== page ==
How to ‘do’ the Olympics – nine tips from a vet

C. Hamelin has been counting down the daysThe Olympics are just days away and I am so excited for the Canadian Team. It’s been a privilege being part of their world and sending out these emails for the last 14 months.  This is the last of the regular messages – and as you can imagine – there is so much I’d like to say. Here, as briefly as I can are 9 suggestions from an Olympic veteran that I shared with the Canadian Olympic Team on how to have the performance that you’ve been training for – at the Olympics;

1. Marching in the Opening Ceremony is fun – but competing in the Olympics is what you’ve been training for. You’ve been working way to hard for that point, that 100th of a second, or that rotation to give it away to a parade. Be smart – perform to your potential.

a.   If you do choose to go – have an incredible time. Live it – you don’t need to film every second of it. Why waste a live 360* HD moment by seeing it through a smart phone or camera? Soak it in!

2.  There is no right or wrong way to be an Olympian. These are your Games – and will be your experience. Introvert or Extrovert; it doesn’t matter. If you love to take in the crowd and want to see your family then that is the right thing for you. For others, being in a “bubble” and filtering out the chaos is the best plan. Stick to your norm and respect the choices of your Teammates around you.

3.  Don’t think that you can get through the Olympics without noticing that you are at THE OLYMPICS! I suggest that you behave a bit like a gopher. Now and then pick up your head and take a good look at everything around you and then put your head back down, focus and drive toward your goal. Remember – the spectator’s experience will be of play and vacation; you are there to work!

4.  There is a difference between the Olympic Games and the Olympic Competition. Don’t lose your focus – or your rest – to what can seem like a carnival around you. In an Olympic Village there will always be someone up, or something going on in the lounges.  Again, stick to your normal patterns – go back to your room when you need to settle down.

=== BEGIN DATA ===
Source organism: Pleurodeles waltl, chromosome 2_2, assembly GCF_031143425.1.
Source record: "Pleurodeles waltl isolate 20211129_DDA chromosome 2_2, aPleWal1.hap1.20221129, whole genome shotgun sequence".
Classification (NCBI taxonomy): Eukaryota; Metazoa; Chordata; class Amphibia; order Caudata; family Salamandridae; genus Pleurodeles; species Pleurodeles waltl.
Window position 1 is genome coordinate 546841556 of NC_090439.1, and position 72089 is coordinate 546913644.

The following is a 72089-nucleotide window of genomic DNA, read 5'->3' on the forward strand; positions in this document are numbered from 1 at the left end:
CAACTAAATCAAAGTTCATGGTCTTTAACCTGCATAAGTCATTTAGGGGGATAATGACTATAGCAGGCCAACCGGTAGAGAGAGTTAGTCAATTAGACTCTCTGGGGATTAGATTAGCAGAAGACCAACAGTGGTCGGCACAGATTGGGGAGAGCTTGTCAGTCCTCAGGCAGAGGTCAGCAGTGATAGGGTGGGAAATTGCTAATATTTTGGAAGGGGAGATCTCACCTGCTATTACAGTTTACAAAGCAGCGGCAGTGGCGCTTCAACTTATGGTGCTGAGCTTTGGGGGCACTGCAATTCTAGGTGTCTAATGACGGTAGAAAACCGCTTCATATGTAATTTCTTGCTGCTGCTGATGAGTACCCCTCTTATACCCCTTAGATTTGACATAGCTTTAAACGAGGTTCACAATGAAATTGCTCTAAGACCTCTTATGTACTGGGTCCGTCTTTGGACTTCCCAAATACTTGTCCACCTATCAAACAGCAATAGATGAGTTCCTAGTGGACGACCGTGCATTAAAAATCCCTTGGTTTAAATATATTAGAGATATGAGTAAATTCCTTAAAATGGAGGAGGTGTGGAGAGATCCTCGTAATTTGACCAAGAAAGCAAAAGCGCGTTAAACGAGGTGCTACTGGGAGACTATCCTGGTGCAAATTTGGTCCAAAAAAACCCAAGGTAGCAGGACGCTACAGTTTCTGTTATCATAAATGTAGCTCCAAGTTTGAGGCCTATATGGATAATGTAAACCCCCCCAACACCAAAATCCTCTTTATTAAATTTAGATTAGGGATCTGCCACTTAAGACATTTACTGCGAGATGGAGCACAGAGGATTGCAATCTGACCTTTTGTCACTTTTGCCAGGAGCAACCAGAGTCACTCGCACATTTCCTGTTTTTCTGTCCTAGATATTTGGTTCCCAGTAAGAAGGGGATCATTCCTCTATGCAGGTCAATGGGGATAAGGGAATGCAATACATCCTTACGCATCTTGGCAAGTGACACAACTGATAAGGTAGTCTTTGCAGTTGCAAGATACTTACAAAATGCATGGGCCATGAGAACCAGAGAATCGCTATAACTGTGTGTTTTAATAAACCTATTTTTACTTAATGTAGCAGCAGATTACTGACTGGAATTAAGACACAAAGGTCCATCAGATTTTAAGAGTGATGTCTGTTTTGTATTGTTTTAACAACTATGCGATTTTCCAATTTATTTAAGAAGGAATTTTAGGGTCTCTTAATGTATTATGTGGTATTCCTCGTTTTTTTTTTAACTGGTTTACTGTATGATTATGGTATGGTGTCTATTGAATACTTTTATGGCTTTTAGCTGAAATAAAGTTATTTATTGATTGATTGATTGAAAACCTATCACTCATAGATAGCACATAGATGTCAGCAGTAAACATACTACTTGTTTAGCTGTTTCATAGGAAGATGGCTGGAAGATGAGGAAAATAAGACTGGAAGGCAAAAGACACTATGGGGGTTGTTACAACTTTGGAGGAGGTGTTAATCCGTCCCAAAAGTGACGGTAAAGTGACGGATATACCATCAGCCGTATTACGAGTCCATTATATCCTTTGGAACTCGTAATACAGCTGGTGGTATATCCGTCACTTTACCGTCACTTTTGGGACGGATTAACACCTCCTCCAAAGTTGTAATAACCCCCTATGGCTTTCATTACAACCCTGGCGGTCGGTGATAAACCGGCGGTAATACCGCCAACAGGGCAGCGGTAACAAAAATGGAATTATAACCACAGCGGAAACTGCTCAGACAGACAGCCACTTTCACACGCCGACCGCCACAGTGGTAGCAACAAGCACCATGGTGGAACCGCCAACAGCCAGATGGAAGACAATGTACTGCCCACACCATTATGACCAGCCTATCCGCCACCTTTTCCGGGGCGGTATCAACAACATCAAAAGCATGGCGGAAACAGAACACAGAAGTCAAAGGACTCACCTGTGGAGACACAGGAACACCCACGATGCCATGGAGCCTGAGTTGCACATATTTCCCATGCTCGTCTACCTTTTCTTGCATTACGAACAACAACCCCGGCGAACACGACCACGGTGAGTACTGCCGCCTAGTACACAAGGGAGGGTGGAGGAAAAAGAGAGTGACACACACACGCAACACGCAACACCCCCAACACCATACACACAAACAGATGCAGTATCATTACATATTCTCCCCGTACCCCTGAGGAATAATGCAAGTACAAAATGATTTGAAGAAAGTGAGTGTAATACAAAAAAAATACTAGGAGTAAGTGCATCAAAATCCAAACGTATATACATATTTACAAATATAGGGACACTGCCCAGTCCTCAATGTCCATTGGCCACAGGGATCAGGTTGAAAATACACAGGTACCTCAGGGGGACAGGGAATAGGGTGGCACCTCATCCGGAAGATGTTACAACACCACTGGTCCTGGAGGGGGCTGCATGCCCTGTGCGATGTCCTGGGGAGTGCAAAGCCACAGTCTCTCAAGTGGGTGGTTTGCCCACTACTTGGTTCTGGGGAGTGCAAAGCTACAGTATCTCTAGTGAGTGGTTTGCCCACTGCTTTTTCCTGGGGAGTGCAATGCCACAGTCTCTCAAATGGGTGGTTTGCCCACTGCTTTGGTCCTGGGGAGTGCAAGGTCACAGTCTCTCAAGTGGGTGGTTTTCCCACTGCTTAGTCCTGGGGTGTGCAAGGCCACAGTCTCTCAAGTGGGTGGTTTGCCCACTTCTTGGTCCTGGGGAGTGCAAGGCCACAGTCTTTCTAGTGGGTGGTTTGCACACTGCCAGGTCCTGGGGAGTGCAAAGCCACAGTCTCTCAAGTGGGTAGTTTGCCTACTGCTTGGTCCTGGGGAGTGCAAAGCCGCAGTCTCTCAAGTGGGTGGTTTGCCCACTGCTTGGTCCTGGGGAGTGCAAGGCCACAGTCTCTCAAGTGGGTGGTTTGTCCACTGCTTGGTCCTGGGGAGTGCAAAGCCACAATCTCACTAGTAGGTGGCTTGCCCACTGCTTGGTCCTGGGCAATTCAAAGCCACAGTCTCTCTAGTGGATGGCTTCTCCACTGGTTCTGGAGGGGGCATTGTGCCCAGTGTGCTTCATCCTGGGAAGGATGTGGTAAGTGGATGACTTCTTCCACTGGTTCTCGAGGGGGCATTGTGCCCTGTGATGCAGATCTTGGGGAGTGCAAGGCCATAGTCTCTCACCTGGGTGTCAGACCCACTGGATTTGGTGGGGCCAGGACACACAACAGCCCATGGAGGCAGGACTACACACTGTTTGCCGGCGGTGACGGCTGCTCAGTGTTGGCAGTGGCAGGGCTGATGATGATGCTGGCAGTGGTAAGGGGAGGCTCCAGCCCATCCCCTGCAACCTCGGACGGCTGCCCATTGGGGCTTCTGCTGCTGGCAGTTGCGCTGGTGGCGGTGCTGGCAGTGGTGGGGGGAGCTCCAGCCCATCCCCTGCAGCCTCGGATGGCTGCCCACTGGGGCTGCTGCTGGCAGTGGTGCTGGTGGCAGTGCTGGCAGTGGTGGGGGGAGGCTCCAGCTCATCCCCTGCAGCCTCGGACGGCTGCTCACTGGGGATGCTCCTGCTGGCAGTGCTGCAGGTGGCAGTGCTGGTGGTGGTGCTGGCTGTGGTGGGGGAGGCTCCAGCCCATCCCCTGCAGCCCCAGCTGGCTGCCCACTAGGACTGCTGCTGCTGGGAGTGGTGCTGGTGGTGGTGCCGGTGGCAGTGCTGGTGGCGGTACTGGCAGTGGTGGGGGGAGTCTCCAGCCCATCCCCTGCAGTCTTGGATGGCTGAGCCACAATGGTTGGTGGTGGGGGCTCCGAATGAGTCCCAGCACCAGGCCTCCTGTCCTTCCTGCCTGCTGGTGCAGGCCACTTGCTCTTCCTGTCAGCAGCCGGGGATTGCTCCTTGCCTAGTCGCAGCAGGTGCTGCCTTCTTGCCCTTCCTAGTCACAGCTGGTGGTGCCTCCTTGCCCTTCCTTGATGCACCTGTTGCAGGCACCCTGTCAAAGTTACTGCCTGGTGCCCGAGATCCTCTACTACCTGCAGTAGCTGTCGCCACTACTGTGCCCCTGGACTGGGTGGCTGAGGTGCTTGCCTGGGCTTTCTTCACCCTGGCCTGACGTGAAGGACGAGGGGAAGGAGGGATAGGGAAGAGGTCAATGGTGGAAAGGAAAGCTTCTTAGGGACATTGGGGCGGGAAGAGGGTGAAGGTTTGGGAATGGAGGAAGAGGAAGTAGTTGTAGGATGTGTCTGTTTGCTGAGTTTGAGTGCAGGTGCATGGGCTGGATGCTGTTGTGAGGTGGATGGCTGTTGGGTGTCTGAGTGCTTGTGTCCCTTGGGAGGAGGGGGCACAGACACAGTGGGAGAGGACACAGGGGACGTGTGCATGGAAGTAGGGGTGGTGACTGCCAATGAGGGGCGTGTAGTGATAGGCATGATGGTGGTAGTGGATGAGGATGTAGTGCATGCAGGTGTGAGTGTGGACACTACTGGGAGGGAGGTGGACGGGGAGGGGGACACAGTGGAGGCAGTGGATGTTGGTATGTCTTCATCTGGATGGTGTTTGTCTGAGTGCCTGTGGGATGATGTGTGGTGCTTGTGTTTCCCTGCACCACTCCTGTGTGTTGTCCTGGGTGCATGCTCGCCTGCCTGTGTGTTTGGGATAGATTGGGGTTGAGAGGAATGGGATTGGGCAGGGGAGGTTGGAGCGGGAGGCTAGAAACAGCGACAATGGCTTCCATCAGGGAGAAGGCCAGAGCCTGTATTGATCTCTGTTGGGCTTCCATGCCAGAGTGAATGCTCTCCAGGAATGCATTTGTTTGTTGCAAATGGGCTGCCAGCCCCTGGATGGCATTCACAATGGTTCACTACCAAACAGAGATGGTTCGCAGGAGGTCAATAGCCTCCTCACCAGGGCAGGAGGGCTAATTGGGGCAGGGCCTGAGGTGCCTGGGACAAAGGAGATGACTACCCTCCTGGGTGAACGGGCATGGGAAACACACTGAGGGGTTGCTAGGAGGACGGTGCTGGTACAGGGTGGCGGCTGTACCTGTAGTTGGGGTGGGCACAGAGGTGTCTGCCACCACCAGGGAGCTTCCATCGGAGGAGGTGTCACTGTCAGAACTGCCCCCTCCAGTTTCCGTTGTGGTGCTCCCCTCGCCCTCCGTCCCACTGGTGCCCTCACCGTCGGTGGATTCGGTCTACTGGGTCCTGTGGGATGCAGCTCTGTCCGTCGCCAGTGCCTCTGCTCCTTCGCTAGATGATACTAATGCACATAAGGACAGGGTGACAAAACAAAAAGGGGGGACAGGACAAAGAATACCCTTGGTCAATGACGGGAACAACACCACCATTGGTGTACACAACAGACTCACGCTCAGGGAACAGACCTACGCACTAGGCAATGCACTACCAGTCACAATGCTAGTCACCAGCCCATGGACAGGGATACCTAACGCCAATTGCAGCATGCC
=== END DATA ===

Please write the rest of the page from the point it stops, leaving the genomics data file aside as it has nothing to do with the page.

5.  Don’t expect perfection from the Olympic organizers. This is an event that involves well over 20,000 people to make it work – and there has been no test run. Expect some glitches in transportation, food, and even accommodation. Know that these will all get worked out, they always do.

6.  Try to stick to routines. If you normally hang out or eat with your team, try to still do that; make plans to eat or travel together. Routine is really comforting in a new or stressful environment.

7.  As the Games progress, there will be less and less stress and tension in the air. If you compete towards the end- expect that there will be a ‘lightness’ and decreasing sense of focus from those around you. Even in a respectful environment – that’s just normal release for those who are post-competition. (Remember: “Use Expectation as a Weapon”)

8.   Be careful of boredom. At the Olympics – there usually isn’t much to do. Hopefully the TV will have lots of English & French coverage. If you arrive before the Games start – there will be NOTHING on! 🙁

a. Don’t eat yourself out of a medal.

b. Take note of how much you walk. If you don’t normally walk a lot you can be surprised by how much you are on your feet at an Olympics.

c.  Going to and cheering at an event can be exhausting.

d.   Careful ‘blowing-off’ your nervous energy by doing something out of character. It could be that you’ve been tapering for days to harness that energy for use in your competition.

9.  Put your “Out of Office” notice up now and respect it. Your email and voice mail should all say something along the lines of ‘Thanks for contacting me. If it’s about an interview please contact my media attaché. If it’s about an event or appearance – I will not be managing any requests until after the Games…Thanks for your support – Go Canada Go!”  It’s in your own best interest if you apply this even to media and others who have always been very friendly and usually have direct contact with you.

Please respect all of your teammates and their schedules. As some of you return from training or competition quite late – others might be having their biggest day of their lives in the morning. Morning people – take the same care for those who nap mid day – before the biggest night of their lives.

Your team is Fierce, Proud, Unstoppable, Stoked and Inspired.

– Again – I’m so excited for you all,



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